Book Plunge: Death and Donation

What do I think of Scott Henderson’s book published by Pickwick Publishing? Let’s plunge into the Deeper Waters and find out.

For most of us, it’s a no-brainer. You go to get a license or register to vote or something like that and you’re asked if you want to be an organ donor. Why not? After all, once you die, you’re not really going to need them. Might as well help someone out here? Scott Henderson certainly agrees with that, but at the same time, has a caution about the matter.

This caution is relevant to those of us who are Christians because we want to be consistently pro-life. We would not want an innocent baby put to death to harvest its organs. What about someone who is possibly dying? Could it be that death is being pronounced too early just so we can get to the organs?

It’s quite interesting that once when I was reading this, I took my wife to see the sleep doctor about some tests to see if she has sleep apnea. The doctor saw the image and asked about what I was reading. I told her and gave her some of the main thesis and she immediately replied that brain death is the time that someone is said to be definitively dead.

The problem for that is that’s the very claim that Henderson goes on to question. Is brain death a settled matter? Could this be a question that needs a little bit more looking into?

Henderson looks at the history of organ transplants, focusing mainly on 1968. From there, he goes on to present what happened with the history and problems, such as how sometimes when organs have been in the process of being gathered, there is actually some resistance on the part of some patients. In this section, he mainly relies on medical scholarship.

People like myself will be much more interested in questions of dualism that he raises. This is where we get into if a person has a soul or not and what constitutes being a person. Henderson has said that he thinks that the organ donation issue is one where we are not consistently pro-life and we know the artificial category of being a human but not being a person has been used as a weapon against the pro-life community.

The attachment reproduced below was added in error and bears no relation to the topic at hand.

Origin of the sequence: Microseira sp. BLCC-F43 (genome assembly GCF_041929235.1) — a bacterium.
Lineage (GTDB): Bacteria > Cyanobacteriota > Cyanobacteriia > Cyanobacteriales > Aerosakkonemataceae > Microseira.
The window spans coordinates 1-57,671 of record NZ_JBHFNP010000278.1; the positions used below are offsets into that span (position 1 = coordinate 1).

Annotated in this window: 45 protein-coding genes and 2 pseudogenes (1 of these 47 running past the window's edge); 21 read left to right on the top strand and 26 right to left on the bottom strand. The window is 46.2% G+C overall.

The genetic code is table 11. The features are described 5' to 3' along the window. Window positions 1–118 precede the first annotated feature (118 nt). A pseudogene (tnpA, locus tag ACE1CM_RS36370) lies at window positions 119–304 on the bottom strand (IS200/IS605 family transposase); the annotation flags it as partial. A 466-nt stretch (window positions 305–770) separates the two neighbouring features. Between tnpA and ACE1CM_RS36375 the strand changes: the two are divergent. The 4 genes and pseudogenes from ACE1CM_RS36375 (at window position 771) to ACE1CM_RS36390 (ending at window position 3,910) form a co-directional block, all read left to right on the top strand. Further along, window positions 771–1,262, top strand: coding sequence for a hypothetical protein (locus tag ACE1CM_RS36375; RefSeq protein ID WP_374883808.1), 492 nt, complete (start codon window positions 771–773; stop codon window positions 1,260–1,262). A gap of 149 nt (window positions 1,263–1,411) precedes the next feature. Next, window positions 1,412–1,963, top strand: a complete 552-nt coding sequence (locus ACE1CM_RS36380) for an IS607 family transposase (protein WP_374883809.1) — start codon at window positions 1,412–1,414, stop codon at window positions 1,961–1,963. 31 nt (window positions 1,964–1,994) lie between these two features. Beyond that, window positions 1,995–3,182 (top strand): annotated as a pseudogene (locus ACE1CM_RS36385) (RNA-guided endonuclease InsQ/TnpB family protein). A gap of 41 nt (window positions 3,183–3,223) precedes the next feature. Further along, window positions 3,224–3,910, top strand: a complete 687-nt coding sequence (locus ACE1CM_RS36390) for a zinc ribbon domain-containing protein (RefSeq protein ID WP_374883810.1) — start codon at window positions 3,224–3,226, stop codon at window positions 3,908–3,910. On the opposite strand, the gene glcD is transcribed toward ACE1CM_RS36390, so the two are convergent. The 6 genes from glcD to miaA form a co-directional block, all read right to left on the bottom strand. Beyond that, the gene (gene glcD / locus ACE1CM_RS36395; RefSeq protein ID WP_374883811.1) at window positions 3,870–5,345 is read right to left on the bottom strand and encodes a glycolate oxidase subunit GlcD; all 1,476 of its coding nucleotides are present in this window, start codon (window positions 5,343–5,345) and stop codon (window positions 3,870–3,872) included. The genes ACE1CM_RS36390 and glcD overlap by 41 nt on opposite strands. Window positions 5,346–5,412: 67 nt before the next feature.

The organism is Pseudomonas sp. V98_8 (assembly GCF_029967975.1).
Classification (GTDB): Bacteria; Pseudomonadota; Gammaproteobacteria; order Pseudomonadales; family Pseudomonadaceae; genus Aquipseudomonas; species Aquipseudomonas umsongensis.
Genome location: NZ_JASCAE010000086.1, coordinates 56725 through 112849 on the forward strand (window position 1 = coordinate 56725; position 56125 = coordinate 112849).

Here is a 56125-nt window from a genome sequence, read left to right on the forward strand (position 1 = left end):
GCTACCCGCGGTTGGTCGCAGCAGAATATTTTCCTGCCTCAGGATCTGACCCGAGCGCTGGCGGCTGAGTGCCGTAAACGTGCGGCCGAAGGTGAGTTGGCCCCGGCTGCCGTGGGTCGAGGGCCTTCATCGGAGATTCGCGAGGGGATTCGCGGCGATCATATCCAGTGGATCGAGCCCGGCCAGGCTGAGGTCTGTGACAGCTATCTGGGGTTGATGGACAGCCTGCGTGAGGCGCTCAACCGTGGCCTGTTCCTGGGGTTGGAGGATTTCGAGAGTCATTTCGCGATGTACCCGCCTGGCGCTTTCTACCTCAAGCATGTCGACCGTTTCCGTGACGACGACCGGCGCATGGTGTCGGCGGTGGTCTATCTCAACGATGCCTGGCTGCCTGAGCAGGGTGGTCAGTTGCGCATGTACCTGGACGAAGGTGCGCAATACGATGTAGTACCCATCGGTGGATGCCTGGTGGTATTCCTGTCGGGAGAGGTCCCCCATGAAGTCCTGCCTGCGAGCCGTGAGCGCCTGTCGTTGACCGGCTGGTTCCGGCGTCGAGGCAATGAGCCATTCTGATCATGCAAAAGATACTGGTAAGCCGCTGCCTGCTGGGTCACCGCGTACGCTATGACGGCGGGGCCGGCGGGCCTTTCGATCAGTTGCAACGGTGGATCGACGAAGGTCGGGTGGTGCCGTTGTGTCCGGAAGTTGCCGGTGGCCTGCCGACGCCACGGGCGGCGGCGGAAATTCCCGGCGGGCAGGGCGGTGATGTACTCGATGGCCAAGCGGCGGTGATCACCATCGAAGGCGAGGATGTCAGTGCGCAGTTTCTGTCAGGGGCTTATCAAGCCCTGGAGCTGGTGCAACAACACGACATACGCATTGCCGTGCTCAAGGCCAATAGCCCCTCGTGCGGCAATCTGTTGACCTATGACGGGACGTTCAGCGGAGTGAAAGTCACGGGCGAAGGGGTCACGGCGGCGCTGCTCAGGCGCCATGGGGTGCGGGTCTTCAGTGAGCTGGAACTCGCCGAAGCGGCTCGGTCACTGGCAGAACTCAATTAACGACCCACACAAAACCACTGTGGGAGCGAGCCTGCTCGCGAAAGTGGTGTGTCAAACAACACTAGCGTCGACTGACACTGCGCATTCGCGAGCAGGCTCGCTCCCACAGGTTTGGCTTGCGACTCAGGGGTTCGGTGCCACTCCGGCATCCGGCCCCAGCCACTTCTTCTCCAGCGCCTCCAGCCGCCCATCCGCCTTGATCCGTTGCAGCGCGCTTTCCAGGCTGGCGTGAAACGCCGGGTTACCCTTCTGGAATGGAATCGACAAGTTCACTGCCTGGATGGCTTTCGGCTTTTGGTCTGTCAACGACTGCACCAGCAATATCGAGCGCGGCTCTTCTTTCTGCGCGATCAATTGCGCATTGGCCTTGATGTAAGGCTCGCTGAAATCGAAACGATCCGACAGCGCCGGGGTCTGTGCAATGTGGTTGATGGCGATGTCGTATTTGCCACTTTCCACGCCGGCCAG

Many people who are involved in pro-life apologetics will especially appreciate this section and I found it timely as I have been going through an advanced copy of Nancy Pearcey’s Love Thy Body on Kindle at the same time and she is making much of the problematic dualism we have, not arguing against the body/soul idea, but a radical disjunction between the two.

Henderson is not opposed to organ donation, as I know through personal conversation, but he is saying we want to make sure the person is truly dead first. Perhaps it is time to re-open this discussion. We want to make sure life is the best for all. Killing a patient early in one area can very easily lead to doing the same in other areas. There’s no need to risk it.

In Christ,
Nick Peters

Book Plunge: Seeing Through Christianity Part 5.

Does Zuersher present a good argument against the Afterdeath? Let’s plunge into the Deeper Waters and find out.

In the sixth chapter, Zuersher argues against the afterlife. I prefer to call it the afterdeath because after all, one is still alive in the “afterlife.” At any rate, let’s go and examine what he says to see if any of it is convincing.